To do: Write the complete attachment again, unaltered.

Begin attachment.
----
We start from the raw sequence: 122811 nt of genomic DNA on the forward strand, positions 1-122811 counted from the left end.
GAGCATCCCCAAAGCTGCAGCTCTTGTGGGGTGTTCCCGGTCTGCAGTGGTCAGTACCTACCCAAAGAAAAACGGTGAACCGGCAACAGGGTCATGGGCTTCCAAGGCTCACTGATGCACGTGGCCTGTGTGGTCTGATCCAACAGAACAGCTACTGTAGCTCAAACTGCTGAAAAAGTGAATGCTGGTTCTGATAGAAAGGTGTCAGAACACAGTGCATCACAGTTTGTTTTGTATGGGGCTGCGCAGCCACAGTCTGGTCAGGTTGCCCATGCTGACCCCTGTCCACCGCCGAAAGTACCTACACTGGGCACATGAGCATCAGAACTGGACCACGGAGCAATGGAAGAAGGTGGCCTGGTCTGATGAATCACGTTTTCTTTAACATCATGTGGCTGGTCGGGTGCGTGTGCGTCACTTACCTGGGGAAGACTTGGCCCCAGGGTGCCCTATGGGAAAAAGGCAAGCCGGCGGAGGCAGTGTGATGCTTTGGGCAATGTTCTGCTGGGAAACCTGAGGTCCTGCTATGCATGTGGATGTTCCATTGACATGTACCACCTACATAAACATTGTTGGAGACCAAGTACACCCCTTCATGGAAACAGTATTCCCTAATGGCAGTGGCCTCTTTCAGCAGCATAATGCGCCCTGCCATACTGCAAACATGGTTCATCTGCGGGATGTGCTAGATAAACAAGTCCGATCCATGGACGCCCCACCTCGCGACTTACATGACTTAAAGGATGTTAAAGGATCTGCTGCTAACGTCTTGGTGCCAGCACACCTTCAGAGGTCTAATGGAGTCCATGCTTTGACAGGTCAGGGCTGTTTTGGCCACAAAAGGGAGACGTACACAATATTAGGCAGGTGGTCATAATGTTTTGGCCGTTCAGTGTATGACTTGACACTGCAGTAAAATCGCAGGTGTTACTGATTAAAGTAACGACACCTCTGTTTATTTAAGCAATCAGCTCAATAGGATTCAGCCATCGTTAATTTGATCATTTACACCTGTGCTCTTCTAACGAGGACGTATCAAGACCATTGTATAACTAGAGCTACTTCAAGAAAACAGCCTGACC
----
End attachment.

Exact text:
We start from the raw sequence: 122811 nt of genomic DNA on the forward strand, positions 1-122811 counted from the left end.
GAGCATCCCCAAAGCTGCAGCTCTTGTGGGGTGTTCCCGGTCTGCAGTGGTCAGTACCTACCCAAAGAAAAACGGTGAACCGGCAACAGGGTCATGGGCTTCCAAGGCTCACTGATGCACGTGGCCTGTGTGGTCTGATCCAACAGAACAGCTACTGTAGCTCAAACTGCTGAAAAAGTGAATGCTGGTTCTGATAGAAAGGTGTCAGAACACAGTGCATCACAGTTTGTTTTGTATGGGGCTGCGCAGCCACAGTCTGGTCAGGTTGCCCATGCTGACCCCTGTCCACCGCCGAAAGTACCTACACTGGGCACATGAGCATCAGAACTGGACCACGGAGCAATGGAAGAAGGTGGCCTGGTCTGATGAATCACGTTTTCTTTAACATCATGTGGCTGGTCGGGTGCGTGTGCGTCACTTACCTGGGGAAGACTTGGCCCCAGGGTGCCCTATGGGAAAAAGGCAAGCCGGCGGAGGCAGTGTGATGCTTTGGGCAATGTTCTGCTGGGAAACCTGAGGTCCTGCTATGCATGTGGATGTTCCATTGACATGTACCACCTACATAAACATTGTTGGAGACCAAGTACACCCCTTCATGGAAACAGTATTCCCTAATGGCAGTGGCCTCTTTCAGCAGCATAATGCGCCCTGCCATACTGCAAACATGGTTCATCTGCGGGATGTGCTAGATAAACAAGTCCGATCCATGGACGCCCCACCTCGCGACTTACATGACTTAAAGGATGTTAAAGGATCTGCTGCTAACGTCTTGGTGCCAGCACACCTTCAGAGGTCTAATGGAGTCCATGCTTTGACAGGTCAGGGCTGTTTTGGCCACAAAAGGGAGACGTACACAATATTAGGCAGGTGGTCATAATGTTTTGGCCGTTCAGTGTATGACTTGACACTGCAGTAAAATCGCAGGTGTTACTGATTAAAGTAACGACACCTCTGTTTATTTAAGCAATCAGCTCAATAGGATTCAGCCATCGTTAATTTGATCATTTACACCTGTGCTCTTCTAACGAGGACGTATCAAGACCATTGTATAACTAGAGCTACTTCAAGAAAACAGCCTGACC